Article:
Testing in the Cloud – Using Bamboo with Amazon AWS

  • David Buchmann

Bamboo is the continous integration service by Atlassian, the company owning the code management service Bitbucket (as well as the Jira issue tracker and Confluence wiki). Bamboo can run test suites and build any kind of artefact like generated documentation or installable packages. It integrates with Amazon Web Services, allowing to spin up EC2 instances as needed. So far, I mostly worked with travis-ci, because of open source projects I maintain on github.com. What Bamboo does really better than travis-ci – besides supporting other code repository SaaS than github.com – is the dynamic allocation of your own EC2 instances. Bamboo is just the manager, and can be configured to spin up EC2 instances when the number of tests to run increases. This keeps the costs at Amazon to a minimum while offering large capabilities to run tests when needed.

Besides licensing a Bamboo CI server to run yourself, you can also use it as a cloud service. I recently helped set up tests with this. Unfortunately, the documentation is really worse than expected, and the integration hampered by really silly mistakes that we had to dig up in discussion boards and on stackoverflow. This blog post contains a few notes if you want to do the same that hopefully will help others facing the same challenges. A word of caution: we did most of this in March and April 2016 – things might get fixed or change over time…

Permissions for starting EC2 Instances

When setting up the Bamboo cloud service, you provide it your EC2 credentials. Bamboo will use them to create a bamboo user in AWS that it will use to start EC2 instances. Unfortunately, it does not give the user enough permissions to do so. After setting up Bamboo, log into AWS and find the bamboo user and give it enough permissions to spin up instances. Bamboo also won't tell you what is wrong, just saying that it failed to start a server.

Note that it takes a little moment until Bamboo spins up an instance, and while starting EC2 is quite fast, the time until the Bamboo Agent connects with the Bamboo server takes a couple of minutes. So don't worry if it takes a moment after set up.

Trigger Automatic builds

Once you connected Bamboo with Bitbucket, you create a project. You can specify that the build should be automatically started on every Bitbucket commit. So Bitbucket and Bamboo are both owned by Atlassian. Unfortunately, you need to manually specify the Bitbucket IPs in Bamboo as IPs that are allowed to trigger builds. That IP field only accepts except IPs, no ranges or wildcards. This page helpfully lists all the 50+ IPs Bitbucket might use.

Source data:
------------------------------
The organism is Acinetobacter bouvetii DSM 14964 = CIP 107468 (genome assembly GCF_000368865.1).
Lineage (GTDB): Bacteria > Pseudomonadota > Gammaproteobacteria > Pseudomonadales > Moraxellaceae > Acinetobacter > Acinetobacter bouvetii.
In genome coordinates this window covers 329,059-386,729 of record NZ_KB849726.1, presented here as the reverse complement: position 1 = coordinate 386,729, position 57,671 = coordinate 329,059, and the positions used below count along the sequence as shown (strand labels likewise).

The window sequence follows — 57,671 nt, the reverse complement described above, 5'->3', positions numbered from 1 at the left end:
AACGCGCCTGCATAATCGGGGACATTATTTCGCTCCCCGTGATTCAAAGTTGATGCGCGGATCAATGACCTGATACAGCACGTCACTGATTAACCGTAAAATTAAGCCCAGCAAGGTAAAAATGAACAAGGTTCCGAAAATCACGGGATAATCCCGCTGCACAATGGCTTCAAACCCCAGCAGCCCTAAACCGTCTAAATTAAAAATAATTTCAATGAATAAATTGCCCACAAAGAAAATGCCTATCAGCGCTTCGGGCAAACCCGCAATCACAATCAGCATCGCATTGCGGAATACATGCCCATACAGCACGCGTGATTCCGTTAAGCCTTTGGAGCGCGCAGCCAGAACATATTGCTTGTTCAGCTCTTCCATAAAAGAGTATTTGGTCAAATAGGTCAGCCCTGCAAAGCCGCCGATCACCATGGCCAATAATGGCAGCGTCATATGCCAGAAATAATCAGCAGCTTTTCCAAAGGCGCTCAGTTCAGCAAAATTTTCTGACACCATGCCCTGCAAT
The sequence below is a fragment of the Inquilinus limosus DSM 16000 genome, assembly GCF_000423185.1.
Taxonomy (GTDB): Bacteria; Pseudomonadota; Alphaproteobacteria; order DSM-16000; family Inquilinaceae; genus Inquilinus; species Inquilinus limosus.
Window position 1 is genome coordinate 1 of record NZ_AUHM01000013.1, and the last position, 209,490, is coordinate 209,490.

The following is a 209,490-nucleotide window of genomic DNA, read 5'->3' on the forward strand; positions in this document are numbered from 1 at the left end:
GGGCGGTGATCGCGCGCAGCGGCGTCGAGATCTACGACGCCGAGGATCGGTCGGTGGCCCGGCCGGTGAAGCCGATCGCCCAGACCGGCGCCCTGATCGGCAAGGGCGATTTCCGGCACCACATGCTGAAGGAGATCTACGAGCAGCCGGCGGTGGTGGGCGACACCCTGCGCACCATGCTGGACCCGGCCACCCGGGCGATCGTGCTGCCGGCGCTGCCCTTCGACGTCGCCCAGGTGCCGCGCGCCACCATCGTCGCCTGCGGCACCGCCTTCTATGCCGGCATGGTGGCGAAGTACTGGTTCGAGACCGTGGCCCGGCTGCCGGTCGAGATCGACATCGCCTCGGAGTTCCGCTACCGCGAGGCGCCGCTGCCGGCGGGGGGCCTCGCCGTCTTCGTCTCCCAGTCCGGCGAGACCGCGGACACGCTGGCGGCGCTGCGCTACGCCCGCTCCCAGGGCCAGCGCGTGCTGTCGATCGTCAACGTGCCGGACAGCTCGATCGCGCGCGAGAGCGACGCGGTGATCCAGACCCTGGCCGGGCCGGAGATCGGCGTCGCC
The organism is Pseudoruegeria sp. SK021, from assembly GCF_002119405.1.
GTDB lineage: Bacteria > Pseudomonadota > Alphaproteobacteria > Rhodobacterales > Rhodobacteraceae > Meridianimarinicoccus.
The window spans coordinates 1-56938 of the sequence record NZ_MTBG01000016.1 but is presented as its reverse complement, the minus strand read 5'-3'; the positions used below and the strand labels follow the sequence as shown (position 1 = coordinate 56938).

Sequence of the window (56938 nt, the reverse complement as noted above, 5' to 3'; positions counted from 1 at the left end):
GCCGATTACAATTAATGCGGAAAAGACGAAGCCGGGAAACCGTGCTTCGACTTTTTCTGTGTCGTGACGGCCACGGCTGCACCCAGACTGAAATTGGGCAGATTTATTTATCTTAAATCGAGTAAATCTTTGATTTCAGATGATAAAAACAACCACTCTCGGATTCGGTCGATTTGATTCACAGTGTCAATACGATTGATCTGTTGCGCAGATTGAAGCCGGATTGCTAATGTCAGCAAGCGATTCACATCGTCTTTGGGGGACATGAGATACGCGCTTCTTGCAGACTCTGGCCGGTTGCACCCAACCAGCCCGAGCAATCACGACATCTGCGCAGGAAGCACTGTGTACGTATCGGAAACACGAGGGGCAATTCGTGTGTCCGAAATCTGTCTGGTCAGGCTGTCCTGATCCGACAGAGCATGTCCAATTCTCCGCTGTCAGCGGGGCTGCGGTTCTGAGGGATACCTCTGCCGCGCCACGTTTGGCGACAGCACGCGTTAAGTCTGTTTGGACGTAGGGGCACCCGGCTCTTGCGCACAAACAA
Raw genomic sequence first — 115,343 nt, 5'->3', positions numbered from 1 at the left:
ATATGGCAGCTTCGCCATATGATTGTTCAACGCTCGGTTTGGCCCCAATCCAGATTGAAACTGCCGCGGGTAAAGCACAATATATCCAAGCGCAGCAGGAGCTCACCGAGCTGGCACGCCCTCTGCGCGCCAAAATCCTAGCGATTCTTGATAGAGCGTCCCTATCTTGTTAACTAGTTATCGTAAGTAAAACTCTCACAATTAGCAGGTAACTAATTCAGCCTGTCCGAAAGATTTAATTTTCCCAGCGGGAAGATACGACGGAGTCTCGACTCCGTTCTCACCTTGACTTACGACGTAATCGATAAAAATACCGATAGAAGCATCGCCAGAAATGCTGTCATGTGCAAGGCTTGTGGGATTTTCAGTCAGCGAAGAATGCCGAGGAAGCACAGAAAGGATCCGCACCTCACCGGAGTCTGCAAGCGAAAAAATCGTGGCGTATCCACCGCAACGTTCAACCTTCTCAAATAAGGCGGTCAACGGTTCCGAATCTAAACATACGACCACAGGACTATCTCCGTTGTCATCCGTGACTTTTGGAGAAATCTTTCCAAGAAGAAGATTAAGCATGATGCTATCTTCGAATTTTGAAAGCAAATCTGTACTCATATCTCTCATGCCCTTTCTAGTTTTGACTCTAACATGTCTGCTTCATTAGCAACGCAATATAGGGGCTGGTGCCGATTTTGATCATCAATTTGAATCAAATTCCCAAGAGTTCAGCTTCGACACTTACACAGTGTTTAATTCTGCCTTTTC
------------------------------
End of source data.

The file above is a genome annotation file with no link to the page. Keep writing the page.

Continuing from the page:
Customizing the Test Runner

You can use any EC2 image, including custom images. Most of the time, there are much easier solutions and even the EC2 EBS mentioned in the documentation is overkill. There is a simple field in Bamboo to specify shell commands that are executed as root on instance startup. To find it, go to Bamboo Administration => Overview => Elastic Bamboo / Image configurations => {the image you want} – “Edit” => Instance startup script .

You can use the shared keys to ssh into an EC2 test runner and try out the commands you need. Just make sure you keep track of all of them for copying into the startup script. The runner could stop at any point, at which point changes made manually on the runner are lost. And you want new runners to be set up properly.

If you change something in the “Instance startup script”, you should stop all instances and let Bamboo start new ones to have the changes take effect. I recommend to do that even if you first did things manually to try out, and verify that the script was actually working correctly.

PHP on Bamboo

While the Amazon images list phpunit versions, they omit the PHP version itself. With good reason, its only the outdated and unmaintained 5.3 version. Unless you are into PHP archeology, you want to use a newer version. A good choice is the Ubuntu Stock Image, which has PHP 5.6. Simply disable all other images in the Elastic Bamboo / Image Configurations section. If you need more than the default PHP extensions, install them with the Instance startup script (see above). E.g. if you need curl, do apt-get install php5-curl.

If your project uses Composer (and it should!), best also add the composer installation to the Instance startup script.

Our project had a phpunit.xml.dist  file in the root folder. Normally Phpunit picks this .dist file if there is no phpunit.xml in the folder. But on Bamboo, tests failed with autoloading not working at all, until we realized that we need to specify the parameter -c phpunit.xml.dist  in the Phpunit task definition explicitly, otherwise Bamboo uses its own stock phpunit.xml file that makes no sense, instead of letting Phpunit pick the right file.


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